Oct. 22nd, 2010 05:34 pm (UTC)
So eventually, when all that settled down, they got around to asking the serious question of exactly why he had plans to neutralize all his fellow heroes....

"What, doesn't everyone? You don't?! Do you even know what a contingency plan is? Man, are you naive."
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theweaselking
Nov. 12th, 2010 02:30 am (UTC)
It's an editorial thing. By explicit editorial fiat, Batman Wins All Conflicts Given Any Preparation Time Because Batman.

One of the amusing side effects of this is that The Joker, since he threatens Batman, is officially also a threat to people who could capture him with a thought if there was not an Editorial Command that Batman Can Beat Anyone, and thus that A Threat To Batman Is A Threat To Anyone.

(Yes, yes, late to the party.)
stormfeather
Oct. 19th, 2010 06:44 pm (UTC)
I'd just like to add that with a discussion of the chapter that was more negative than not, I didn't expect to be the Miller Cheerleader here!
khedron
Oct. 20th, 2010 09:23 pm (UTC)
I was a bit behind on my reading, so I didn't comment on chapters 2-3. But it's funny, I thought you guys were being a bit harsh on the gritty, noir-esque tone of things, right up to the end of chapter 2. Then I got the "This isn't a mudhole, it's an operating table. And I'm the surgeon." Oh, my, god. That wasn't supposed to be funny, was it.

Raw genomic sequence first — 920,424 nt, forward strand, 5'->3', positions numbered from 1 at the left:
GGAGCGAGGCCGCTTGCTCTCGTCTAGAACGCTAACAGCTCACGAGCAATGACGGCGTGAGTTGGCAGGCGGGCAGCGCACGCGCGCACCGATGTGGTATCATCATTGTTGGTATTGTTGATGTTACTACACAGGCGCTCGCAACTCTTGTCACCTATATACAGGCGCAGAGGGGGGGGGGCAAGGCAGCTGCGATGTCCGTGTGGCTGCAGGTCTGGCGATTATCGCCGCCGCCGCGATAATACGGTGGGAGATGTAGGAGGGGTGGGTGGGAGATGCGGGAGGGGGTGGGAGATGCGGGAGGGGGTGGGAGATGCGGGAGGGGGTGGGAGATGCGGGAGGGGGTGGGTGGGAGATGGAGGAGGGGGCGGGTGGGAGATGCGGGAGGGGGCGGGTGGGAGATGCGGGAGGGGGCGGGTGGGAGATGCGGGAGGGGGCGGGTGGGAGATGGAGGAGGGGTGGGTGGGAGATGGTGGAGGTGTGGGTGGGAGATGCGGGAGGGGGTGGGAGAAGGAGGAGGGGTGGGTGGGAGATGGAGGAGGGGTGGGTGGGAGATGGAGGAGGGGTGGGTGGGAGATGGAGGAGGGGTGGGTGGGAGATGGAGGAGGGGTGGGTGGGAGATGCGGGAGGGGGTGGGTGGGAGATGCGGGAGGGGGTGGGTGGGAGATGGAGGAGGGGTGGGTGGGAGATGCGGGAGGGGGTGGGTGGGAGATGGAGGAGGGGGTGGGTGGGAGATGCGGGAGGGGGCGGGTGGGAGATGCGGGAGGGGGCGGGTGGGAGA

Art: I still don't like the art, except for brief moments like the scene with Batman & Robin in the sky and Gotham's towers below them. That was very nice. But in general, I find it takes more work than usual to understand what's going on in the picture, and even then, I miss things (like Superman absorbing the jungle to regenerate himself). Unclear art is not a feature.

New commissioner: I thought she was coming around to the viewpoint of, "Eh, maybe a bit of vigilante-ism is OK since Gotham is the only city apparently not plunged into chaos." But I could be wrong.

Using the mutants to maintain order in Gotham from horseback: No, I didn't see that coming, even if the horses were on the wall a few scenes earlier. I also expected him to take the and the "Sons of the Bat" down. Seems very surprising to have the clearly unreliable pundits saying, "Why isn't he responsible for these thugs", and suddenly he goes and takes responsibility for the thugs. Disowning them seemed much more appropriate.

Poor Alfred. It's not at all clear why he had to die when it turns out no one else did.

Thank you for making the Green Arrow thing clear. I hadn't gotten around to looking up who Oliver was. Hal and the rest of the references, I knew.

Is this one of those situations where we have to look back to reviews of the time to say "Why was this influential and important", because reading it now, it just seems off-kilter, trite, or silly? In other words, is this the "Stranger in a Strange Land" of comics?